by the applications of that name with Masons, it is implied that we have
discovered the knowledge of God and his salvation, and have been redeemed
from the death of sin and the sepulchre of pollution and unrighteousness.
"Thus the Master Mason represents a man, under the Christian
doctrine, saved from the grave of iniquity and raised to the faith of
It is in this way that Masonry has, by a sort of inevitable process
(when we look to the religious sentiment of the interpreters), been
Christianized by some of the most illustrious and learned writers on
masonic science—by such able men as Hutchinson and Oliver in England, and
by Harris, by Scott, by Salem Towne, and by several others in this
I do not object to the system when the interpretation is not strained,
but is plausible, consistent, and productive of the same results as in the
instance of Mount Calvary: all that I contend for is, that such
interpretations are modern, and that they do not belong to, although they
may often be deduced from, the ancient system.
But the true ancient interpretation of the legend,—the universal
masonic one,—for all countries and all ages, undoubtedly was, that the
fate of the temple builder is but figurative of the pilgrimage of man on
earth, through trials and temptations, through sin and sorrow, until his
eventual fall beneath the blow of death and his final and glorious
resurrection to another and an eternal life.
157. Anderson's Constitutions, 2d ed. 1738, p. 14.
158. Anderson's Constitutions, 3d ed. 1756, p. 24.
159. "The hidden doctrines of the unity of the Deity and the
immortality of the soul were originally in all the Mysteries, even those
of Cupid and Bacchus."—WARBURTON, in Spence's Anecdotes, p. 309.
160. "The allegorical interpretation of the myths has been, by several
learned investigators, especially by Creuzer, connected with the
hypothesis of an ancient and highly instructed body of priests, having
their origin either in Egypt or in the East, and communicating to the rude
and barbarous Greeks religious, physical, and historical knowledge, under
the veil of symbols."—GROTE, Hist. of Greece, vol. i. ch. xvi. p.
579.—And the Chevalier Ramsay corroborates this theory: "Vestiges of the
most sublime truths are to be found in the sages of all nations, times,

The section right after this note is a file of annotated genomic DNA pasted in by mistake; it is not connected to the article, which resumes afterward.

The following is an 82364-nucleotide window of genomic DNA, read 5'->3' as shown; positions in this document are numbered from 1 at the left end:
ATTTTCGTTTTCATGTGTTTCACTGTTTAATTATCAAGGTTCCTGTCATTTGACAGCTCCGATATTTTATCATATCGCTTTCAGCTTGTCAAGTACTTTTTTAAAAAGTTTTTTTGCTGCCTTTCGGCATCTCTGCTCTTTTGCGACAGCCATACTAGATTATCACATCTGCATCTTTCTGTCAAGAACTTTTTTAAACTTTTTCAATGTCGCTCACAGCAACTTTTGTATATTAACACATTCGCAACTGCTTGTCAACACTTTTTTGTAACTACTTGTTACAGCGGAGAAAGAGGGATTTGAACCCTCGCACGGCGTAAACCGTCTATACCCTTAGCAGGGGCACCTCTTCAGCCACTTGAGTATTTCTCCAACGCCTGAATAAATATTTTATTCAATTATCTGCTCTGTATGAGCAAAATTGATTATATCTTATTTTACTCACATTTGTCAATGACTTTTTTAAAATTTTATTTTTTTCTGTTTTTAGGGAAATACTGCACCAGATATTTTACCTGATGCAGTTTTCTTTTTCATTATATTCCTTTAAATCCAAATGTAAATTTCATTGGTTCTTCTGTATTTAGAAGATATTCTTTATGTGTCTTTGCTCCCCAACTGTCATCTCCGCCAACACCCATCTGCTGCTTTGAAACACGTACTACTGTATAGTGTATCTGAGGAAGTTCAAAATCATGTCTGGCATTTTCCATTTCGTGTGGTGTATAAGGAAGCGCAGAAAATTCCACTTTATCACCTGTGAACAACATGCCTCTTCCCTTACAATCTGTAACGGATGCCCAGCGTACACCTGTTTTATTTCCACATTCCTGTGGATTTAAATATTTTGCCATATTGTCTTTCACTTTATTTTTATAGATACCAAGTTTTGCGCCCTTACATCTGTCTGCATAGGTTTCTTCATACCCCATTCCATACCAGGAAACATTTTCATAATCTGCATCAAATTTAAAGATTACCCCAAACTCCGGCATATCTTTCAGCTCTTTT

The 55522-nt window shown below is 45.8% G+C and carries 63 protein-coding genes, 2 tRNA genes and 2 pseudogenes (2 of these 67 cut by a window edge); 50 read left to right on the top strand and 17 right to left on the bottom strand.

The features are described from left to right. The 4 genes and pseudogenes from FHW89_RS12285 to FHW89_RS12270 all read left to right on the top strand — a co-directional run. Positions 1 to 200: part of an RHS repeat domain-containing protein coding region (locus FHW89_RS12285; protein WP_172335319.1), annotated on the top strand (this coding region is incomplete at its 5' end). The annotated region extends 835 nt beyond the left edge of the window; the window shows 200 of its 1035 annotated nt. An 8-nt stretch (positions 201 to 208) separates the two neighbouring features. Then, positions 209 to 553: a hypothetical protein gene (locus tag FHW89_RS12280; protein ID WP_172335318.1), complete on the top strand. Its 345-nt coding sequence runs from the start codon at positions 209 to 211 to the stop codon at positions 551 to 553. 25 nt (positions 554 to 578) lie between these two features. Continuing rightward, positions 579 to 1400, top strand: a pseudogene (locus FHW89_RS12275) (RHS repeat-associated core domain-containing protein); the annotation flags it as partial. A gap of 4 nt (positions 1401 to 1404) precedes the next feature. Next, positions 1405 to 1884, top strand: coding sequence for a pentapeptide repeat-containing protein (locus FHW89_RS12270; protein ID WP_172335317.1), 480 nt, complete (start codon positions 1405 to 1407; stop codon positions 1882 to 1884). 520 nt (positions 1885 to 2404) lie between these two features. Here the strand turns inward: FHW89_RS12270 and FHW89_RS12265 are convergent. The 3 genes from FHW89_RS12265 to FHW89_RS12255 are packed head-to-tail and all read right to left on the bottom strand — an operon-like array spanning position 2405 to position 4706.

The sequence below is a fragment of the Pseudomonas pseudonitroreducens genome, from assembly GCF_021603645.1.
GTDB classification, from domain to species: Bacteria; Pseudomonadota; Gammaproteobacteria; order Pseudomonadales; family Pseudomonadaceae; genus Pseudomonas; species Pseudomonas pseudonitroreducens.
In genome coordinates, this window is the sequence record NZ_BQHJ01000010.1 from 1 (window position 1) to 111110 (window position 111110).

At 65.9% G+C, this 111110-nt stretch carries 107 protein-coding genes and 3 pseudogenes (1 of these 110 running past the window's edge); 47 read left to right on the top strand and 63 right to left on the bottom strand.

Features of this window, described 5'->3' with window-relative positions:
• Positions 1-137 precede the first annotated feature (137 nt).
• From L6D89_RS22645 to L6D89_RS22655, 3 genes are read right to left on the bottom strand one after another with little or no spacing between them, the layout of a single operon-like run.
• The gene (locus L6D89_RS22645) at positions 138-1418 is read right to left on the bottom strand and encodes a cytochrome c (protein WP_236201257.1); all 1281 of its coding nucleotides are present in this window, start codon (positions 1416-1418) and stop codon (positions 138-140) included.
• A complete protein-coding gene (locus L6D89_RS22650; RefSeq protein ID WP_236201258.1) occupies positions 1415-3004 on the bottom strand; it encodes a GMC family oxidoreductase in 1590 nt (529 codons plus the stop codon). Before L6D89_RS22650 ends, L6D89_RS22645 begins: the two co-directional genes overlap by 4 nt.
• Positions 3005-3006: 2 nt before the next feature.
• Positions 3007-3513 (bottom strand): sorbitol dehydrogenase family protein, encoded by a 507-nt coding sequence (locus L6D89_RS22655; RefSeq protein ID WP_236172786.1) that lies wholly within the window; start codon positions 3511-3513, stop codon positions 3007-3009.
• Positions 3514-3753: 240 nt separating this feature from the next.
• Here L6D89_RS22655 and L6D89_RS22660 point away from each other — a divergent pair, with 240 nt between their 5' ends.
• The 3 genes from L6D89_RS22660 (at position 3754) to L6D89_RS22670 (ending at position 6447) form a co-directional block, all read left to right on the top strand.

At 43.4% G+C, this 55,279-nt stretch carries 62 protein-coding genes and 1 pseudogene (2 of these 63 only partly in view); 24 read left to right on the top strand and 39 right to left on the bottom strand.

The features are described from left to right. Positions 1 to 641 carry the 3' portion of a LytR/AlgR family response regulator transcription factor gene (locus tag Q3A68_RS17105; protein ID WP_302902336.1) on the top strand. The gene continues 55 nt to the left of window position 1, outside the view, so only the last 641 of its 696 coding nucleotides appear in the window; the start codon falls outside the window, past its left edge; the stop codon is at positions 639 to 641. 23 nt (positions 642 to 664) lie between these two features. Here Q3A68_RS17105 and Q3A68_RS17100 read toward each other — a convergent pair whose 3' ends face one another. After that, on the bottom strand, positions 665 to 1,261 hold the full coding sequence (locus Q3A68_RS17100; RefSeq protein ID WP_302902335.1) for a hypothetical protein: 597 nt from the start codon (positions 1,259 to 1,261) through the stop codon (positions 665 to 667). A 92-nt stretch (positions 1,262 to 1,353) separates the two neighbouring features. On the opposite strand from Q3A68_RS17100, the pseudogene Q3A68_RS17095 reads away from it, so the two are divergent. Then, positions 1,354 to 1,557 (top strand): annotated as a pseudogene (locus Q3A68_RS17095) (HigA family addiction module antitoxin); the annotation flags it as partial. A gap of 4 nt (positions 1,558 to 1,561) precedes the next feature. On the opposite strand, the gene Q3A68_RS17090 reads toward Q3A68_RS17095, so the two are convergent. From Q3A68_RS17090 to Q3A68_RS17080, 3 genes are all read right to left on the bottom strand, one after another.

and religions, both sacred and profane, and these vestiges are emanations
of the antediluvian and noevian tradition, more or less disguised and
adulterated."—Philosophical Principles of Natural and Revealed Religion
unfolded in a Geometrical Order, vol. 1, p. iv.
161. Of this there is abundant evidence in all the ancient and modern
writers on the Mysteries. Apuleius, cautiously describing his initiation
into the Mysteries of Isis, says, "I approached the confines of death, and
having trod on the threshold of Proserpine, I returned therefrom, being
borne through all the elements. At midnight I saw the sun shining with its
brilliant light; and I approached the presence of the gods beneath, and
the gods of heaven, and stood near and worshipped them."—Metam.
lib. vi. The context shows that all this was a scenic representation.
162. Aish hakam iodea binah, "a cunning man, endued with
understanding," is the description given by the king of Tyre of Hiram Abif.
See 2 Chron. ii. 13. It is needless to say that "cunning" is a good old
Saxon word meaning skilful.
"Pronaque cum spectent animalia cætera terram;
Os homini sublime
dedit: coelumque tueri
Jussit, et erectos ad sidera tollere vultus."
OVID, Met. i. 84.
"Thus, while the mute creation downward bend
Their sight, and to
their earthly mother tend,
Man looks aloft, and with erected eyes
Beholds his own hereditary skies."
164. "Ἀφανισμὸς, disappearance, destruction, a perishing, death, from
ἀφανίζω, to remove from one's view, to conceal," &c.—Schrevel. Lex.
165. "Εῦρεσις, a finding, invention, discovery."—Schrevel. Lex.
166. A French writer of the last century, speaking of the degree of "Très